A solar loan is a means of financing your panels, which means you’ll pay a monthly payment that includes interest until you pay off the loan. Most loans for PV equipment are between 4% and 8% APR, and they typically last for between five and seven years. However, these numbers depend on your financier and your credit score.

In many cases, the company or institution offering the loan will make sure that your monthly payment is close to what you’d be paying for electricity alone. This helps ensure that you can afford the payments easily. In CA, that means that your monthly loan payment can be as low as $169.

Loans for PV systems sometimes have no-money-down options to make solar as accessible as possible. However, paying a down payment will help reduce financing costs and may lower your rate, which means it’s a good idea to pay as much as possible when you first convert.

In California, Property-Assessed Clean Energy (PACE) financing is available to help keep financing costs to a minimum. If you qualify, this could be a great option for keeping your all-in price down.

As you might imagine, your panel payback period will be longer if you finance than if you pay with cash. This is due to the interest you’ll be paying on top of your total equipment cost. The average payback period is around 10 years when you finance, about 25% longer than if you paid with cash.

Solar Lease

Much like a car lease, a lease for PV equipment lets you pay a monthly fee to use a company’s property — in this case, residential solar panels — but that company retains ownership of the property.

Leases are a great option for property owners who don’t want to spend anything on their panels but still want to do their part in slowing down global warming and reducing pollution.

Most leases will give you a monthly payment equal to your current average electric bill. That means you won’t see any change in your monthly expenses, but you can rest assured knowing that the electricity you’re using comes from a clean energy source. The average lease payment in California will be at or under $169, which is the average monthly energy bill.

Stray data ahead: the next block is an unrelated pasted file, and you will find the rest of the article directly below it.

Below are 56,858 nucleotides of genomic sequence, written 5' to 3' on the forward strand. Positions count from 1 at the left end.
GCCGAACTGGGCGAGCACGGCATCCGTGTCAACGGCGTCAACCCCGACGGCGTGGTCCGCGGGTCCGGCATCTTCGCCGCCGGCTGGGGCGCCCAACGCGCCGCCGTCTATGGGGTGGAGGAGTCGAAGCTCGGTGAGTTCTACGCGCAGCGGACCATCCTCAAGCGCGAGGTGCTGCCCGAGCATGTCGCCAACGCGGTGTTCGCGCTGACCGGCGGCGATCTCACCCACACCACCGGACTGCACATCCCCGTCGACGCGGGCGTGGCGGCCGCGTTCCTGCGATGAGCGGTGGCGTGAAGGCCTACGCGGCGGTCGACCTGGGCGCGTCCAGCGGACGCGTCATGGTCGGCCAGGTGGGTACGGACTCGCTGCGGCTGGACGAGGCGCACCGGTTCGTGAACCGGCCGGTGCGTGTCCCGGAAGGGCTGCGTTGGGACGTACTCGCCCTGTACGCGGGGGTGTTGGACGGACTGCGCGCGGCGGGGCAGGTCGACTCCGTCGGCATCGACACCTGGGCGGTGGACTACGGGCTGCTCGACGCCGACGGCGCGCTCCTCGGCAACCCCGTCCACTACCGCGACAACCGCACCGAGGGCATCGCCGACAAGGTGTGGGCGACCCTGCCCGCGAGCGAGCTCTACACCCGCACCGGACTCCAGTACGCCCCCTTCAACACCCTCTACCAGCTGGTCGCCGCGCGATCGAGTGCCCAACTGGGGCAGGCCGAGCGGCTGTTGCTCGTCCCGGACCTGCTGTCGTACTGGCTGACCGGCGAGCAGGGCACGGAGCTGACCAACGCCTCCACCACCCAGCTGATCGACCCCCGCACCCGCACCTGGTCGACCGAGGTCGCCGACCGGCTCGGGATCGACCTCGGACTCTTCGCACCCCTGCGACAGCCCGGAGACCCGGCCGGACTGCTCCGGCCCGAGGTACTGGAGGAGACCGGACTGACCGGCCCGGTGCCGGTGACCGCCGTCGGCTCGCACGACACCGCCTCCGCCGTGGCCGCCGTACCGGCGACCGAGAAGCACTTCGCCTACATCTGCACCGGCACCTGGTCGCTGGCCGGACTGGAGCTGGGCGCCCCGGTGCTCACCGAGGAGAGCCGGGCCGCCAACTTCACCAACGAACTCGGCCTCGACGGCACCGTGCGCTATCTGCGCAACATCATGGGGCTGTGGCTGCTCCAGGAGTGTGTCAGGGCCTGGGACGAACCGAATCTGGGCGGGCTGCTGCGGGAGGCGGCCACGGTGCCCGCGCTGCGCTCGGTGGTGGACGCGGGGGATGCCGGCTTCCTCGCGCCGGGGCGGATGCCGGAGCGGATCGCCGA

Leases are becoming less popular because more and more appealing no-money-down options are becoming available. However, they’re still a good option for aspiring solar customers who cannot afford a cash purchase and don’t have the credit to qualify for a loan.

Watch Below: See why Californians often have to pay their utility providers twice as much as the rest of the nation for electricity
Watch Below: California Updated Their Net Metering Policy. What Does That Mean For You?

How Do You Get the Best Solar Prices in California?

California residents are spoiled when it comes to solar perks. The benefit programs available are part of the reason why the Golden State is one of the best places in the country to convert to solar. While there are a bunch of benefits and incentives available, there is a handful of them that you’ll want to make sure you take advantage of.

  • File for the Investment Tax Credit (ITC)
  • Take advantage of the Self-Generation Incentive Program
  • Get multiple solar quotes
  • Take advantage of local solar incentives

File for the Investment Tax Credit

First and foremost, make sure you don’t miss out on the federal solar investment tax credit. This provides a credit to your income taxes for a massive 30% of your entire system value, including panels, inverters, batteries and electric vehicle (EV) chargers. The credit comes out to an average of just under $6,000 in CA.